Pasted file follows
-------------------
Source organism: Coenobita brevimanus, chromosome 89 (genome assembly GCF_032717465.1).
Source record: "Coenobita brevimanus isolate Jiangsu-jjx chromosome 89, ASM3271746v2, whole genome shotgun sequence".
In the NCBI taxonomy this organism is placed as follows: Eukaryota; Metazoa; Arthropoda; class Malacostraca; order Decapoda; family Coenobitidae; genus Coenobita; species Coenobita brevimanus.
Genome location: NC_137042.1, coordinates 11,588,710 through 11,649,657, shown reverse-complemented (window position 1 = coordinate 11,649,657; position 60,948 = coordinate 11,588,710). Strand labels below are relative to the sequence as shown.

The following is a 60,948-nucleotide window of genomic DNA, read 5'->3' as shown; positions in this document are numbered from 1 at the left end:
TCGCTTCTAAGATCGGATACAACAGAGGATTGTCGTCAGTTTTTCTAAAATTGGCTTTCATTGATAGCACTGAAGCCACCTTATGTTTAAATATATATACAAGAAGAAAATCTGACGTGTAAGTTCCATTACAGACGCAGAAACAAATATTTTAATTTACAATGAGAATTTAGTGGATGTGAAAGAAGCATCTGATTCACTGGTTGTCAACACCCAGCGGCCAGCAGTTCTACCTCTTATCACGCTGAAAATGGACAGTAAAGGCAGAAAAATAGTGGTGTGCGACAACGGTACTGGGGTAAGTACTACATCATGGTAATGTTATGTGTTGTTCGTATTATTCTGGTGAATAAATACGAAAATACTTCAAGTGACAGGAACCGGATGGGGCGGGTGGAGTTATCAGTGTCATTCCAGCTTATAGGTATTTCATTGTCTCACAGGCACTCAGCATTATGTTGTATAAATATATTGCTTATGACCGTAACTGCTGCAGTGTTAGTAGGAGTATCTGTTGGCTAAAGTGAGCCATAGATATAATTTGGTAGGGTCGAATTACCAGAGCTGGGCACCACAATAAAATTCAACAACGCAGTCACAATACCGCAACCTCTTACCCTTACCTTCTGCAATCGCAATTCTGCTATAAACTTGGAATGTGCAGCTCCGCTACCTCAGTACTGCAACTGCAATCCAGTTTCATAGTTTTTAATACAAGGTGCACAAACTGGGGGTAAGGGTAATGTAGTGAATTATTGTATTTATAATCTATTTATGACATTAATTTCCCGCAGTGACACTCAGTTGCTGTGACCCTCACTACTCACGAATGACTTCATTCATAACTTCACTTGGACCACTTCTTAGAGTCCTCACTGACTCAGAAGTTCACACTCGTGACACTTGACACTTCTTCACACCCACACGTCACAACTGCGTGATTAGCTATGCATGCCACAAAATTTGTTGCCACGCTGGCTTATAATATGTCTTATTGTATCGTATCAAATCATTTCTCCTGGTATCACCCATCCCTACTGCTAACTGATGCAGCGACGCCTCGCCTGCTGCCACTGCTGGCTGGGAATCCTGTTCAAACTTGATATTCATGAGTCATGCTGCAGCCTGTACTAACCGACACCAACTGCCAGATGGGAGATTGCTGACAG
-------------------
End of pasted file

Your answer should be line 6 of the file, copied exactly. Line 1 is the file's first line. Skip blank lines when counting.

TCGCTTCTAAGATCGGATACAACAGAGGATTGTCGTCAGTTTTTCTAAAATTGGCTTTCATTGATAGCACTGAAGCCACCTTATGTTTAAATATATATACAAGAAGAAAATCTGACGTGTAAGTTCCATTACAGACGCAGAAACAAATATTTTAATTTACAATGAGAATTTAGTGGATGTGAAAGAAGCATCTGATTCACTGGTTGTCAACACCCAGCGGCCAGCAGTTCTACCTCTTATCACGCTGAAAATGGACAGTAAAGGCAGAAAAATAGTGGTGTGCGACAACGGTACTGGGGTAAGTACTACATCATGGTAATGTTATGTGTTGTTCGTATTATTCTGGTGAATAAATACGAAAATACTTCAAGTGACAGGAACCGGATGGGGCGGGTGGAGTTATCAGTGTCATTCCAGCTTATAGGTATTTCATTGTCTCACAGGCACTCAGCATTATGTTGTATAAATATATTGCTTATGACCGTAACTGCTGCAGTGTTAGTAGGAGTATCTGTTGGCTAAAGTGAGCCATAGATATAATTTGGTAGGGTCGAATTACCAGAGCTGGGCACCACAATAAAATTCAACAACGCAGTCACAATACCGCAACCTCTTACCCTTACCTTCTGCAATCGCAATTCTGCTATAAACTTGGAATGTGCAGCTCCGCTACCTCAGTACTGCAACTGCAATCCAGTTTCATAGTTTTTAATACAAGGTGCACAAACTGGGGGTAAGGGTAATGTAGTGAATTATTGTATTTATAATCTATTTATGACATTAATTTCCCGCAGTGACACTCAGTTGCTGTGACCCTCACTACTCACGAATGACTTCATTCATAACTTCACTTGGACCACTTCTTAGAGTCCTCACTGACTCAGAAGTTCACACTCGTGACACTTGACACTTCTTCACACCCACACGTCACAACTGCGTGATTAGCTATGCATGCCACAAAATTTGTTGCCACGCTGGCTTATAATATGTCTTATTGTATCGTATCAAATCATTTCTCCTGGTATCACCCATCCCTACTGCTAACTGATGCAGCGACGCCTCGCCTGCTGCCACTGCTGGCTGGGAATCCTGTTCAAACTTGATATTCATGAGTCATGCTGCAGCCTGTACTAACCGACACCAACTGCCAGATGGGAGATTGCTGACAG